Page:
I was also involved in Model United Nations, where I traveled to New York to participate in an international collegiate United Nations simulation. I traveled to China as an emissary in the Sheila Jackson Lee--China-U.S. Exchange Foundation Program as well as Washington, D.C. for my second year capstone trip to conduct research in the Library of Congress. I also served as a peer mentor at The Honors College where I would work with first year students to help them cultivate their research projects and hone in their research skills.

How did your experience at the Honors College prepare you for your studies at Rice University?
Like I said above, my plans from the start of my collegiate career was to attend the University of Houston, and I had every intention to complete my Bachelor's degree there after I completed my education at The Honors College. While I was a student at Lone Star college though, I was encouraged by Professor Brian Kyser, the Lead Director of The Honors College, to set my aims higher and pursue transferring to Rice after my graduation from Lone Star College. I had absolutely no intentions of attending Rice and doubted if I would even be accepted, but here I am now as a LSC and Rice alumni! 

Coming from The Honors College, a lot of professors at Rice were surprised by the aptitudes and experience I had making interdisciplinary connections between course concepts, analyzing data, or conducting and directing independent research. Those kinds of skills are usually refined in the latter years of undergrad -- typically towards senior year -- so I was on par or ahead of my peers at Rice in that regard upon transferring.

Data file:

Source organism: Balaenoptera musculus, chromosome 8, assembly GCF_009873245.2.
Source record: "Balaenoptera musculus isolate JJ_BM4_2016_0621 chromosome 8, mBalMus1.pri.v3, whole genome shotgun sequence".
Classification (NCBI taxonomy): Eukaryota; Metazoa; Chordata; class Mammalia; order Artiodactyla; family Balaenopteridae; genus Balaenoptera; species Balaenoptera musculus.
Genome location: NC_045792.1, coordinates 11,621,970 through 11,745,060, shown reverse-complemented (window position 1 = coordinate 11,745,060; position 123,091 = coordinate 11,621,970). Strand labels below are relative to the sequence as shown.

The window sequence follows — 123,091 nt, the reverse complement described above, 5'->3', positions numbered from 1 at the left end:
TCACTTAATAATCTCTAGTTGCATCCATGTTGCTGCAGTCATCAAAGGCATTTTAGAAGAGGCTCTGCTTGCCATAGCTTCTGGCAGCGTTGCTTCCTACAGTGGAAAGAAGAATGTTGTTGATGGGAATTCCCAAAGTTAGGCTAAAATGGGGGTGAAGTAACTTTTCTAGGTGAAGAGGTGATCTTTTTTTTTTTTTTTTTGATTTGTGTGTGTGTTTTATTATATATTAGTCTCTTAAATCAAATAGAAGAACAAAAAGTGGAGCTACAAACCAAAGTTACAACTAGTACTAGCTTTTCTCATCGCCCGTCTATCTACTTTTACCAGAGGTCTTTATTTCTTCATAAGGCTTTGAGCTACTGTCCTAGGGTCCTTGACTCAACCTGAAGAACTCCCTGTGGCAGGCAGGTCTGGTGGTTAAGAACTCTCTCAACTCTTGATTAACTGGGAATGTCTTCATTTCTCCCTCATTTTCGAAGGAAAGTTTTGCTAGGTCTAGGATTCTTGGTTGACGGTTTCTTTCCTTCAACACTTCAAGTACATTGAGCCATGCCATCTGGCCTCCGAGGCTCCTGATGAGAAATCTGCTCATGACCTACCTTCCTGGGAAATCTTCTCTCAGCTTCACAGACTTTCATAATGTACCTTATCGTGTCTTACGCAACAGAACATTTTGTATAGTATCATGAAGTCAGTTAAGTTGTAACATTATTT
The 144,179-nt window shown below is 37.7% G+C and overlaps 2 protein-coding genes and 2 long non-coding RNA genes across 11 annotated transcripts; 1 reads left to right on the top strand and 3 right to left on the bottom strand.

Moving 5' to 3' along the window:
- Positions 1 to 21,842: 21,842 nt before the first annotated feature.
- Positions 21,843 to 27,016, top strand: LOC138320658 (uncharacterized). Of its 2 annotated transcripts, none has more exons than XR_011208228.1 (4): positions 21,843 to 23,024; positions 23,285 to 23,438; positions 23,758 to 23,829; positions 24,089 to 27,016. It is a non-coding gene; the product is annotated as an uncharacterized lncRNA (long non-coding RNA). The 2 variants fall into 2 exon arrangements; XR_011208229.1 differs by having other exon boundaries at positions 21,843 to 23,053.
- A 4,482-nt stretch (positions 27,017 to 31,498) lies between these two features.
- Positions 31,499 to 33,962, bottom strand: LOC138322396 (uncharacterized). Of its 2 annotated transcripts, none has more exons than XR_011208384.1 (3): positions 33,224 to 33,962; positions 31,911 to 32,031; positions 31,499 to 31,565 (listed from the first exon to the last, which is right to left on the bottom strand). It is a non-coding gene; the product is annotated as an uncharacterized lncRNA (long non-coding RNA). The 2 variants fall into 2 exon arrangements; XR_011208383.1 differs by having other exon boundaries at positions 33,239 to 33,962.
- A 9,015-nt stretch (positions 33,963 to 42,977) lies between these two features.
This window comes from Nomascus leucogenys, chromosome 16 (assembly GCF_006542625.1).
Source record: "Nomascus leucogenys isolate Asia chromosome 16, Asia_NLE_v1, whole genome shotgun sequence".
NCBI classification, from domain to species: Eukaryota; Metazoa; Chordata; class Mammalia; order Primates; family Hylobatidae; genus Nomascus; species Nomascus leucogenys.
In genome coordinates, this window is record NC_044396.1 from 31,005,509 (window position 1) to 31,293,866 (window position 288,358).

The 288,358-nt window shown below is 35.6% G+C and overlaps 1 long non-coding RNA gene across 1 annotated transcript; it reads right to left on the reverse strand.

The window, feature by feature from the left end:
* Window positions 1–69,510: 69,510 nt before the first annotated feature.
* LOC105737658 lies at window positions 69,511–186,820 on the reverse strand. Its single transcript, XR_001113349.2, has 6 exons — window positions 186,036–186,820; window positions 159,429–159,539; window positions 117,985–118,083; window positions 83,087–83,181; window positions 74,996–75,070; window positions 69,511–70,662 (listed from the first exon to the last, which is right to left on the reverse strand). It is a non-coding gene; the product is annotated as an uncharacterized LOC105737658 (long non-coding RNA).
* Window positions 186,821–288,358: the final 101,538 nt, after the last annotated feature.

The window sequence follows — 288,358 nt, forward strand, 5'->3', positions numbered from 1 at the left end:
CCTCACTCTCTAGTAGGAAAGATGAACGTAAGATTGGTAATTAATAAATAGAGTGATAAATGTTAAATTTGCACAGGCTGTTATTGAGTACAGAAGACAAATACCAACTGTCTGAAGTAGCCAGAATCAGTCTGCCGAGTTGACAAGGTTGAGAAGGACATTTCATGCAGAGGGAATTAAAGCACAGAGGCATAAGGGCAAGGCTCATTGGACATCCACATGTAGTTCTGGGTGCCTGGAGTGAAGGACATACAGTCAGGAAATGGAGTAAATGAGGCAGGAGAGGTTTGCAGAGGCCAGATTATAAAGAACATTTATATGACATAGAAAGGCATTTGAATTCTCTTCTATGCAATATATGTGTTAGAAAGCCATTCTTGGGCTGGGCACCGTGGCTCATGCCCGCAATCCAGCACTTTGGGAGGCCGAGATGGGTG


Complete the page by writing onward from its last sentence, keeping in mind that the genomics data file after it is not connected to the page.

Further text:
I would definitely attribute developing those skills to the academic rigor and curriculum of The Honors College; the expectation to produce higher-caliber work and to think like a researcher -- identifying gaps in literature and making connections between disciplines -- is not something that students are necessarily tasked to do in their first two years at any college or University, let alone Rice. I was grateful for the exposure and opportunity to do so from the start of my baccalaureate career, it helped my academic transition a lot in feeling like I "belonged" at the school or in navigating talking to professors and other faculty about pursuing research and graduate school.